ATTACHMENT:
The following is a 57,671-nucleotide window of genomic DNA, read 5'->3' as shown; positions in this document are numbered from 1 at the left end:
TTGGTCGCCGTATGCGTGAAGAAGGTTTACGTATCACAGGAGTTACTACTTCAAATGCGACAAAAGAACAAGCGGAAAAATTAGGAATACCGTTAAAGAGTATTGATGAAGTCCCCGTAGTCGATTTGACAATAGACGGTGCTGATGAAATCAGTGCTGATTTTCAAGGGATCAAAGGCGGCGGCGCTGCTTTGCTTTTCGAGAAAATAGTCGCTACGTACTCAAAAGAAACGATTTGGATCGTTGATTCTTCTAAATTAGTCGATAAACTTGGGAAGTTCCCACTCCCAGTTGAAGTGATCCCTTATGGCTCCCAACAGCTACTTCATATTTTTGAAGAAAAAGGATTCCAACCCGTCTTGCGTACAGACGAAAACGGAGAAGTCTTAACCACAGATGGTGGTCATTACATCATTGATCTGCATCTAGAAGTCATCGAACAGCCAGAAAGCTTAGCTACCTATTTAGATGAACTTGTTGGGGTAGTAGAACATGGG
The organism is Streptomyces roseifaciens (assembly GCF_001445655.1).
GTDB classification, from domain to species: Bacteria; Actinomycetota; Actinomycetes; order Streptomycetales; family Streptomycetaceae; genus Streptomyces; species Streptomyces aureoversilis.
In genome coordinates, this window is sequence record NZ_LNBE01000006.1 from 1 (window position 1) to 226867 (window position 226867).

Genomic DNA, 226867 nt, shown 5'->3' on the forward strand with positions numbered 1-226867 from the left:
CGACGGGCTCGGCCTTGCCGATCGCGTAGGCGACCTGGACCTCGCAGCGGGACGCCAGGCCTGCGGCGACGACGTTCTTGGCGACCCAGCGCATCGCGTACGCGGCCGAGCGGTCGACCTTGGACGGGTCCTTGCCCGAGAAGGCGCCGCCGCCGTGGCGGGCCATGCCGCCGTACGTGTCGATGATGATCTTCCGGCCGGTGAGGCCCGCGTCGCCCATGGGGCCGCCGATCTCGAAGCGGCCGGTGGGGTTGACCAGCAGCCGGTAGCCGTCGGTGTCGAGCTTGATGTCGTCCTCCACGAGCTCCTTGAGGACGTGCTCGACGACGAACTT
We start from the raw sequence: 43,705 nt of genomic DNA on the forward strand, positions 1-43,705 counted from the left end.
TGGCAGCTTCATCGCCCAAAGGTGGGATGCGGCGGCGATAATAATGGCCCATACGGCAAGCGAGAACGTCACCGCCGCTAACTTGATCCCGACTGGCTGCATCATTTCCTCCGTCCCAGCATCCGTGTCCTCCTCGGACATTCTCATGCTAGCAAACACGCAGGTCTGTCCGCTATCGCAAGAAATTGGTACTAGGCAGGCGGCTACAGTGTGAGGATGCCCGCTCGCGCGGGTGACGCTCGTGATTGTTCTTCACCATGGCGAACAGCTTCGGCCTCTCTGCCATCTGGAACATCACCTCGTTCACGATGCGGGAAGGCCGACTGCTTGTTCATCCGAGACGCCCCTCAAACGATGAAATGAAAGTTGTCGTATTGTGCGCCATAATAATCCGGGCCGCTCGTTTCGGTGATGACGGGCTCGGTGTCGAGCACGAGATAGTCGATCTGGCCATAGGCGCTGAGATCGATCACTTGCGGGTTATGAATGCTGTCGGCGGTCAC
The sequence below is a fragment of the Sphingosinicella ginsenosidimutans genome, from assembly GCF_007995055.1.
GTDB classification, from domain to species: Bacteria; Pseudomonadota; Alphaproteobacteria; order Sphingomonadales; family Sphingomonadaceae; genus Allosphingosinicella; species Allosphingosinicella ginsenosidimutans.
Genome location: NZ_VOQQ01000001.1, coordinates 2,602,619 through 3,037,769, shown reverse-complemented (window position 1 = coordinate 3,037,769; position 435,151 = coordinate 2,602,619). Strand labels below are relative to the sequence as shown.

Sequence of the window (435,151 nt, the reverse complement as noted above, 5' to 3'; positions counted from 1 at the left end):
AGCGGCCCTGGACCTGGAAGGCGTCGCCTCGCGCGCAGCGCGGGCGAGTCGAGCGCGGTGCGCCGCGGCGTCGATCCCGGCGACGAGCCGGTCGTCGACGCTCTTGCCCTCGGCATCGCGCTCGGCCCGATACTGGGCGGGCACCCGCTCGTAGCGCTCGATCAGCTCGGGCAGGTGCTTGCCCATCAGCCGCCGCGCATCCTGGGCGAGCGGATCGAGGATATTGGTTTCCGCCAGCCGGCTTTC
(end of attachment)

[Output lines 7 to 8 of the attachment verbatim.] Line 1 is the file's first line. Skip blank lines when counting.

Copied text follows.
CGACGGGCTCGGCCTTGCCGATCGCGTAGGCGACCTGGACCTCGCAGCGGGACGCCAGGCCTGCGGCGACGACGTTCTTGGCGACCCAGCGCATCGCGTACGCGGCCGAGCGGTCGACCTTGGACGGGTCCTTGCCCGAGAAGGCGCCGCCGCCGTGGCGGGCCATGCCGCCGTACGTGTCGATGATGATCTTCCGGCCGGTGAGGCCCGCGTCGCCCATGGGGCCGCCGATCTCGAAGCGGCCGGTGGGGTTGACCAGCAGCCGGTAGCCGTCGGTGTCGAGCTTGATGTCGTCCTCCACGAGCTCCTTGAGGACGTGCTCGACGACGAACTT
We start from the raw sequence: 43,705 nt of genomic DNA on the forward strand, positions 1-43,705 counted from the left end.